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Who I Am, and Why You Should Pay No Attention :)

Jan 02 2007

I can honestly say I have never pictured myself as a blogger. When I started writing about high school football in 1982, it was on a portable typewriter. By 1984, I had migrated to a job as a sportswriter and a huge CRT screen that magically took our text and turned it into copy for manual layout of the Sports section. To say the idea of the Internet and blogs was beyond our imagination would be, well beyond our imagination.

I go by the moniker of Sunset Beach, one of my favorite places and haunts - although I spend most of my time in the Raleigh-Durham-Chapel Hill area, where I live. As you can probably tell, I grew up in Concord and graduated from CHS in 1978. Aftre doing the collegiate equivalent of Cain from Kung Fu for a few years, from 1982-1999, I covered high school football in North Carolina in one fashion or another. In the early days it was that typewritten newsletter, "Best of the West," published (if you can call it that) from Boone. From 1983-1985, I worked as a sports journalist at a daily newspaper - in the beginning as a stringer for larger papers, then on the staff of a small daily. I covered a variety of things...college sports, NASCAR, had a weekly Wednesday column...but the main attention was high school football. Long hours, poor pay - but looking back now, a lot of fun. By late 1985 I had moved on to another line of work, the reason I had gone to college, but I kept my feet wet by staying up to speed with what was going on.

By 1986, I had decided that a statewide high school football newsletter might be a marketable product, and that I could produce one. I had been around the game my entire life, growing up on stories about great high school football around the state from my Dad, a high school football referee from 1957-1980. So I felt sure I could write knowledgeably about the game and the state.

And thus, "Prepscene" (later named "Tar Heel Prep") was born. The newsletter was marketed almost exclusively to coaches and officials - Dad's referee friends were a great market to start with, and over the years a number of coaches also became subscribers. My tagline was "From Waynesville to Wilmington," since my claim to fame was that I traveled the state every Friday night to see the best teams and games. I also created a power ratings system that proved by the end of the year to be pretty good at identifying the top teams. As always, there were some exceptions and surprises. I did some scouting,m produced scouting reports for my subscriber coaches at their request. I won't name names, but one coach won a few state titles while making full use of my scouting reports. Coincidence? :)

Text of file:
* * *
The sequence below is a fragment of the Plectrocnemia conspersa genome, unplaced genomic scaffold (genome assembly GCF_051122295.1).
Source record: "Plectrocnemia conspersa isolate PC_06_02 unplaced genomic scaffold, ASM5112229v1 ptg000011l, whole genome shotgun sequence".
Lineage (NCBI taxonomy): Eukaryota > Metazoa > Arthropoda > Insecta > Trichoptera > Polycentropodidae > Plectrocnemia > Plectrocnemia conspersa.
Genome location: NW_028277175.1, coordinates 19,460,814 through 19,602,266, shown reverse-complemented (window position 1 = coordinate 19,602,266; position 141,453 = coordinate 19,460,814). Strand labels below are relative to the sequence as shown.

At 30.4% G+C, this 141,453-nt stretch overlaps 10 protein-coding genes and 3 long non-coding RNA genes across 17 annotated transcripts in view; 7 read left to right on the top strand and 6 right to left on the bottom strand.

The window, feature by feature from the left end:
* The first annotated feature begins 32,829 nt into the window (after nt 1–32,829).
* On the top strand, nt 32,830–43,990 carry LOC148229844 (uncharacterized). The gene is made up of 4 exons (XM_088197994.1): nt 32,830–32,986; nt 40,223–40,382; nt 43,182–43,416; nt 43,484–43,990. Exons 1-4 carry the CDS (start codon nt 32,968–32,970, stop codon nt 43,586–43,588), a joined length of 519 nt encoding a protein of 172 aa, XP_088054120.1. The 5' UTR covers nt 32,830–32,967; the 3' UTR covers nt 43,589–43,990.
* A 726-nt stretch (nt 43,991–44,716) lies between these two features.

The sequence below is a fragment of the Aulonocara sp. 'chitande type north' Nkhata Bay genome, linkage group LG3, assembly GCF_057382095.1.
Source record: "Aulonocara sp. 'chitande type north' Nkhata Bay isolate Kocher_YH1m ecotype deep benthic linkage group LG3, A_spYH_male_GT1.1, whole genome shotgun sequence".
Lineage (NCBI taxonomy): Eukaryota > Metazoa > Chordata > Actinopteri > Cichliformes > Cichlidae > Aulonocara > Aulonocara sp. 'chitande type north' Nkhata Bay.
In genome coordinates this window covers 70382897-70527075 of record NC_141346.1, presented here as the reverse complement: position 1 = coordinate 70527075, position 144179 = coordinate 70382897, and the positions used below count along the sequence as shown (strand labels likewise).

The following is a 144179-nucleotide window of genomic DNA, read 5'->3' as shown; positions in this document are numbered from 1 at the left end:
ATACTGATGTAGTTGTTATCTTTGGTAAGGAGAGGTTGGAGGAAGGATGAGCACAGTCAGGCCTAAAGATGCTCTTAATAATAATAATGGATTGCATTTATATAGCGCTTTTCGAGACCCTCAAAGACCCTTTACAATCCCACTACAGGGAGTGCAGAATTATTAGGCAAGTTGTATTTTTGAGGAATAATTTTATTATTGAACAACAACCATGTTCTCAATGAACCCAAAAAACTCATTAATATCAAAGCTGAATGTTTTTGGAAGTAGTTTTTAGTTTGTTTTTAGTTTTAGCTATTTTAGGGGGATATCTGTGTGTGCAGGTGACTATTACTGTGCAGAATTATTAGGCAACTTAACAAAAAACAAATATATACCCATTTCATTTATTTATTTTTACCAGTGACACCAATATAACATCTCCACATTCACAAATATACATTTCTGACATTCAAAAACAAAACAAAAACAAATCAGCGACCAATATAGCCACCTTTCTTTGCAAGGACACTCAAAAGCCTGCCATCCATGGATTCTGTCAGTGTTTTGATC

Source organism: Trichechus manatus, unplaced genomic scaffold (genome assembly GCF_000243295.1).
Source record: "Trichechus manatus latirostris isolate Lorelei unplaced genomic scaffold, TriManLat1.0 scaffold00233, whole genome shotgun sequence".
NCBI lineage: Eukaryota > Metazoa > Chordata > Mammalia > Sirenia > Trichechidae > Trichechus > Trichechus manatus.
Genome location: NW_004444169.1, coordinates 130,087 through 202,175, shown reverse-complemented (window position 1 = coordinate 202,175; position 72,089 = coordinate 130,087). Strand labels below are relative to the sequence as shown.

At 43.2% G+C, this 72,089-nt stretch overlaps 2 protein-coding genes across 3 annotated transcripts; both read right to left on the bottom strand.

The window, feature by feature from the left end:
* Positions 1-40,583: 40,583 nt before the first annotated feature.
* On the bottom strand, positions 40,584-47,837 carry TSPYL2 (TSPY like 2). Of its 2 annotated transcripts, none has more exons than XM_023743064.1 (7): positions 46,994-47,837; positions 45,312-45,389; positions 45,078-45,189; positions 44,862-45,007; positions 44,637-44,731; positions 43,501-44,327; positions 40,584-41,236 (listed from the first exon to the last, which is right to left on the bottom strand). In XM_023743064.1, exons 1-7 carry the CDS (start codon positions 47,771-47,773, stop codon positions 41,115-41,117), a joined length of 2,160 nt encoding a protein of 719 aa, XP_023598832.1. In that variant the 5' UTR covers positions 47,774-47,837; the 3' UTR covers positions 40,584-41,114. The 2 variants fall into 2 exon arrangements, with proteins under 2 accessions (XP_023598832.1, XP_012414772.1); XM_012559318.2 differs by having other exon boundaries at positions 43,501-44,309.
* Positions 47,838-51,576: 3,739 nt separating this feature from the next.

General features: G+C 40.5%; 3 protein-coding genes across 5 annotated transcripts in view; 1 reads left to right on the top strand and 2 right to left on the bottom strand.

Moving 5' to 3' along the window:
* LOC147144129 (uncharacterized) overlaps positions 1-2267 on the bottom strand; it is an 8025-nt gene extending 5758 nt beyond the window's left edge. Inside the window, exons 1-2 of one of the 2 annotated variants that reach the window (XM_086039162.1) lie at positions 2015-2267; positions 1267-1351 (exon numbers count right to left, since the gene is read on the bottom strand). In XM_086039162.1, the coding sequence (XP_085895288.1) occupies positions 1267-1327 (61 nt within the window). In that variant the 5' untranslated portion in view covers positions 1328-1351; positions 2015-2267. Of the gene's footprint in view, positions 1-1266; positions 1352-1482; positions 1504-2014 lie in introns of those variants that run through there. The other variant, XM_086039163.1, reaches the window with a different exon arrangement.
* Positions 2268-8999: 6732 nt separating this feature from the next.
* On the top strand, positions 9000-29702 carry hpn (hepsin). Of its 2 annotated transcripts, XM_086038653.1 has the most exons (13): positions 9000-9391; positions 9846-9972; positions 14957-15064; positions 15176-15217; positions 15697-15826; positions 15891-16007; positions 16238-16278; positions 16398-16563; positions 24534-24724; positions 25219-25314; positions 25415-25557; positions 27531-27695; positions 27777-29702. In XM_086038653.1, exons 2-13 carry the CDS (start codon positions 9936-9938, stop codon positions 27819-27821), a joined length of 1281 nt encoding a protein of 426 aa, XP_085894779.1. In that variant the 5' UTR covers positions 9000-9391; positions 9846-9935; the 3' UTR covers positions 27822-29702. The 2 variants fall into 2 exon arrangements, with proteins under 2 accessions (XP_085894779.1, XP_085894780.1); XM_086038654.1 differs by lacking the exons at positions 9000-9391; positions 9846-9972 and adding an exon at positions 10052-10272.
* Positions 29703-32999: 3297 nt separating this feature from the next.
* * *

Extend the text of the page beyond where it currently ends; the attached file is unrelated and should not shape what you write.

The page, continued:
By the time the 1990's rolled around, Tar Heel Prep was doing pretty well in terms of interest. But it was always a labor of love, so I only charged my cost to send it out and thus it made no money (a poor decision on my part, perhaps). I became a regular on a lot of sports talk radio shows around the state, got to see the inner workings of high school sports like realignments, and for three seasons (1995-1997) produced a 4-minute segment on the previous night's high school games for the UNC football pregame show "Countdown to Kickoff."     

But with the success came challenges, and my professional life came more and more into conflict with time for the newsletter. E-mail and the advent of the web helped a bit, but by 1999 a job promotion left me little choice but to hang them up and leave high scool football behind.

For the next 4-5 years, I paid much less attention to high school football - attending only 3-4 games per year. But I discovered Carolina Varsity in 2004, enjoyed the dialogue with the knowledgeable fans on here, and decided to become a regular.

So now my great experiment for 2007, to see if can I take on more high school football again after several years away? Hence the name, Tar Heel Prep II. We'll see.

Well, that's my story - tell me about yours? What led to your love of high school football? For me, it was traveling to games as a kid with Dad, watching him call games, hanging out with the officials afterwards. Great memories and talk - it got into my blood.

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